The New Zealand Transport Agency is defending the level of publicity it has given to sweeping changes to road rules that came into force on Sunday.
The Land Transport (Road User) Amendment Rule 2009 makes 24 changes to road rules.
Some motorists have contacted Radio New Zealand expressing concern that not all of these changes have been widely publicised.
Dog and Lemon Guide editor Clive Matthew-Wilson, says only a few of these have been publicised and the Government's handling of the matter is a shambles.
Automobile Association motoring affairs general manager Mike Noon says this country generally does not advertise road rule changes very well.
Transport Agency spokesperson Andy Knackstedt says that as well as print and online advertising, it has printed 1.5 million copies of a leaflet highlighting key changes and directs people to a page on the agency's website that lists all the road rule amendments.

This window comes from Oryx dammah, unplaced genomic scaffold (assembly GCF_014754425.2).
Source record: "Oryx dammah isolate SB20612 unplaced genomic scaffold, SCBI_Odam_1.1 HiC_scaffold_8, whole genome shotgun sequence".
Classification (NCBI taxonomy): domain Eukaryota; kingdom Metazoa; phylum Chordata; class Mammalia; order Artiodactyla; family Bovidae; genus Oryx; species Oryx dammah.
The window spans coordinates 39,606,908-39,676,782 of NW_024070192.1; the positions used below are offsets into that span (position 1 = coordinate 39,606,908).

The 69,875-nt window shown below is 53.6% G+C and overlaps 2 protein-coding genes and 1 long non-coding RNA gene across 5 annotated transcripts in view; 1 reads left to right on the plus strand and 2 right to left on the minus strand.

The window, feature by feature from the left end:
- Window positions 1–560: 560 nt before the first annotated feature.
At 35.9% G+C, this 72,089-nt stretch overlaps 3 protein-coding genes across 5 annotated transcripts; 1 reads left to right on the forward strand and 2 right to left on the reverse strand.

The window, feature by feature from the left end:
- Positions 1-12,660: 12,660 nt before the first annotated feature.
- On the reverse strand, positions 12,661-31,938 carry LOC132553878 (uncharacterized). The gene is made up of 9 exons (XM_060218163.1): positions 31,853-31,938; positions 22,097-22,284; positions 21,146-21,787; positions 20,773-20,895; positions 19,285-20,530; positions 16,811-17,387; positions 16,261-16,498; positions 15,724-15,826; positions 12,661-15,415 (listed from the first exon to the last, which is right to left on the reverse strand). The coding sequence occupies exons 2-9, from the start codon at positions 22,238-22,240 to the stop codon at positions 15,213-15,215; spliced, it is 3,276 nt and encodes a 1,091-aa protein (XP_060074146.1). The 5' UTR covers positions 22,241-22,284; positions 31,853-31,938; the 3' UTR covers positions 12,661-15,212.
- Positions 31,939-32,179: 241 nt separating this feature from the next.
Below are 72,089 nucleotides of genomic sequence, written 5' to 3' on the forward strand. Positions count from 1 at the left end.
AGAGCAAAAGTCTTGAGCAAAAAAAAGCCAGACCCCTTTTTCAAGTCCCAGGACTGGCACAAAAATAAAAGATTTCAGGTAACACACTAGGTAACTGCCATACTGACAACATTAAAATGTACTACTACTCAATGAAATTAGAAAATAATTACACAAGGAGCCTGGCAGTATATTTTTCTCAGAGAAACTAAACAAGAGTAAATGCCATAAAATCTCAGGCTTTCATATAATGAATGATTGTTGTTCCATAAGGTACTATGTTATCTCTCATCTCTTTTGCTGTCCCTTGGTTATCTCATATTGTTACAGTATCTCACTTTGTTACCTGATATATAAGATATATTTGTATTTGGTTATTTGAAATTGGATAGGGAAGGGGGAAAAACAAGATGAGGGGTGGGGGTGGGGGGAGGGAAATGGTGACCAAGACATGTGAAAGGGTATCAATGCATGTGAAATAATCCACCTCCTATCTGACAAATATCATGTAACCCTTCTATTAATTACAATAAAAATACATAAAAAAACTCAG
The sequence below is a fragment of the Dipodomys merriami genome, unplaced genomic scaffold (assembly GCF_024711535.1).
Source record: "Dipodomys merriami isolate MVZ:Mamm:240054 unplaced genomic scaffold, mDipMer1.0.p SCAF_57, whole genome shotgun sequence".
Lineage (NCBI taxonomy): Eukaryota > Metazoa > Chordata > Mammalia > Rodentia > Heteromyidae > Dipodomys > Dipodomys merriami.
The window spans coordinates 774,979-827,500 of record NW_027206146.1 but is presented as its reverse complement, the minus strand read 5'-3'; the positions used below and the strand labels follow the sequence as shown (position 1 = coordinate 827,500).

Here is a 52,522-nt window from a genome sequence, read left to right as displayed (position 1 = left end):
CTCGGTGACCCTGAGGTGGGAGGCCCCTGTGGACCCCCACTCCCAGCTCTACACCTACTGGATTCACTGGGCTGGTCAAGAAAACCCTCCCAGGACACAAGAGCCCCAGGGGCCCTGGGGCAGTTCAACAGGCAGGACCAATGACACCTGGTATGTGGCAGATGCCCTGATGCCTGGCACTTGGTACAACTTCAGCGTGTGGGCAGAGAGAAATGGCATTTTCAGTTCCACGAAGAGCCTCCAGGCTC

Mr Knackstedt says the leaflets will be distributed with driver and vehicle licence reminders and 100,000 copies have been given to police to hand out to the public.
Cellphone ban while driving
It is now an offence for motorists to use a hand-held cellphone while driving. This includes making or receiving calls from a cellphone, texting and e-mailing.
Motorists can make calls legally if they have a fully voice activated phone, or the device is secured in a fixed mounting. Genuine emergency calls are also allowed.
Those caught breaking the law can be given an $80 infringement ticket and 20 demerit points.
National manager of road policing Superintendent Paula Rose says public support for the ban is high, with most people complying. During the first few weeks of the ban officers will use their discretion when deciding whether to issue tickets.
Transport Minister Steven Joyce says the cellphone ban has been needed for some time and New Zealand's roads will be much safer for it. He says most people are aware of the new rule, so there is no excuse for breaches.
Police are also enforcing new drug-driving rules from Sunday, with compulsory tests on motorists suspected of being under the influence of drugs.
Other changes to the road rules include the requirement for riders of motorbikes or mopeds built later than 1980 to have their lights on during daylight hours, and motorists being allowed to drive for only 50 metres along a special vehicle lane, such as a bus lane, before turning or parking.